2. Stimulants: When alcohol is paired with caffeine (like in an espresso martini or a Four Loko) or other stimulant, heart rates can accelerate even more drastically.
  3. Air temperature: Being in extremely hot or cold temperatures can increase your heart rate.
  4. Smoking cigarettes: Smoking cigarettes can affect heart rate, and even more so when drinking alcohol.
  5. Emotions: If you start drinking while already stressed or anxious, you’re even more likely to experience an elevated heart rate.
  6. Medications: Mixing alcohol and certain medication can have dangerous or even life-threatening effects to the heart. It’s important to speak with your physician about any potential medication interactions with alcohol. 

If you’re consistently experiencing a rapid heart rate after drinking, that may be a sign that you’ve developed an unhealthy relationship with alcohol. Speaking with a healthcare provider at Monument can help you understand your symptoms and treatment options if necessary. Tools like alcohol therapy, peer support, and medication to stop drinking can help you change your drinking habits on your own terms.

"Alcohol will become less important to you" Diagram of a brain, with a portion labeled "thoughts about alcohol" getting smaller over time

Dangers of Increased Heart Rate From Alcohol

As discussed, increased heart rate is one of many possible long term effects of alcohol on the body. Increased heart rate can also increase your risk of other conditions. For example, atrial fibrillation is the most significant danger of increased heart rate from alcohol consumption. However, other conditions such as cardiomyopathy, heart attack, different types of stroke, increased blood pressure, and weakened heart muscles can also occur. Let’s dive a bit deeper into each of these conditions.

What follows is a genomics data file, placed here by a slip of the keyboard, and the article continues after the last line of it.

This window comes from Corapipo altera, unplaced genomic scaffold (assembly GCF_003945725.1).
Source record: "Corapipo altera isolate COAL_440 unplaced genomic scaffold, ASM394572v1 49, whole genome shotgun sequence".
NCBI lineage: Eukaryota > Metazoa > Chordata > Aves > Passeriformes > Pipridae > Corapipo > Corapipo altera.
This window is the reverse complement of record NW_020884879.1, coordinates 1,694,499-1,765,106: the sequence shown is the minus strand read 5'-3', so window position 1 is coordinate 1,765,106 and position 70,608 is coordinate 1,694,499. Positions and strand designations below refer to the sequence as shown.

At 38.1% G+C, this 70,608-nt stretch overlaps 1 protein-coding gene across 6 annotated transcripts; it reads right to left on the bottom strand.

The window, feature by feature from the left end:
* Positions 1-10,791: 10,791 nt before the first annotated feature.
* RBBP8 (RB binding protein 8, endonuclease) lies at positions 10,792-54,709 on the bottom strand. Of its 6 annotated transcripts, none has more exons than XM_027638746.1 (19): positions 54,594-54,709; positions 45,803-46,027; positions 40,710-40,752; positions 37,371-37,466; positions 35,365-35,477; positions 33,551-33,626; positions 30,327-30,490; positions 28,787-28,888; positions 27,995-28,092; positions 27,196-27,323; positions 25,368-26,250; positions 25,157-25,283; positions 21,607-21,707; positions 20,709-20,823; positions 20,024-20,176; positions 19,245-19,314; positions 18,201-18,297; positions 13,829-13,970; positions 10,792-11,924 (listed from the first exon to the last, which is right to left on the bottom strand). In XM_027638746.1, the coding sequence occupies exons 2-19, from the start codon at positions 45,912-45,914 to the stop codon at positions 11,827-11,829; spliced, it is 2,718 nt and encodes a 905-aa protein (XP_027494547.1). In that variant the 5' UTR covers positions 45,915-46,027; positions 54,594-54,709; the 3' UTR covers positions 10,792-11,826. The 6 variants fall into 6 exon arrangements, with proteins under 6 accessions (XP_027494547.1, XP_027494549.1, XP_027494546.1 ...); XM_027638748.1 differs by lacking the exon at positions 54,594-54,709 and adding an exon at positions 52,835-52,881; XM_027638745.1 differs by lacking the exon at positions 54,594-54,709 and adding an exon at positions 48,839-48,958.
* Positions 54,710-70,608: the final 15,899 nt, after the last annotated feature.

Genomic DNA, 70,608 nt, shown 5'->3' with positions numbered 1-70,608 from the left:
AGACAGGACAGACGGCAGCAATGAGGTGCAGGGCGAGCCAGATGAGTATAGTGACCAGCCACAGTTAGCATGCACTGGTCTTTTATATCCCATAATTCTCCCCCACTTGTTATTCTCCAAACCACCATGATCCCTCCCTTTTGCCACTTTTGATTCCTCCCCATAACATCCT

Atrial Fibrillation

Prolonged alcohol consumption on a daily basis can sometimes lead to atrial fibrillation, where the heart beats abnormally fast and out of rhythm, even under resting conditions. Researchers have found a strong correlation between drinking—even one to three drinks a day—and the development of atrial fibrillation. Any alcohol consumption beyond three glasses a day raises the risk even more, with studies suggesting an 8% increase in risk for every additional drink you consume. 


Extended unhealthy alcohol use can weaken and distort the heart muscle, causing a condition called cardiomyopathy. This condition is characterized by when the heart loses its ability to pump blood to the rest of the body properly. This often results in a disruption of regular heart rhythm, known as arrhythmias. Cardiomyopathy can lead to heart failure, though less severe symptoms include shortness of breath, swelling of the legs, and bloating. 

Support Group: Addressing anxiety while managing your drinking

If you're feeling anxious, you are not alone. Anxiety and drinking are often interconnected. Join a candid conversation about building coping skills to address anxious feelings while navigating sobriety or moderation.
Check out the Schedule

High Blood Pressure

Regular alcohol consumption is commonly associated with an elevation in blood pressure. High blood pressure, otherwise known as hypertension, can increase the risk of both heart attack and stroke.  

Heart Attack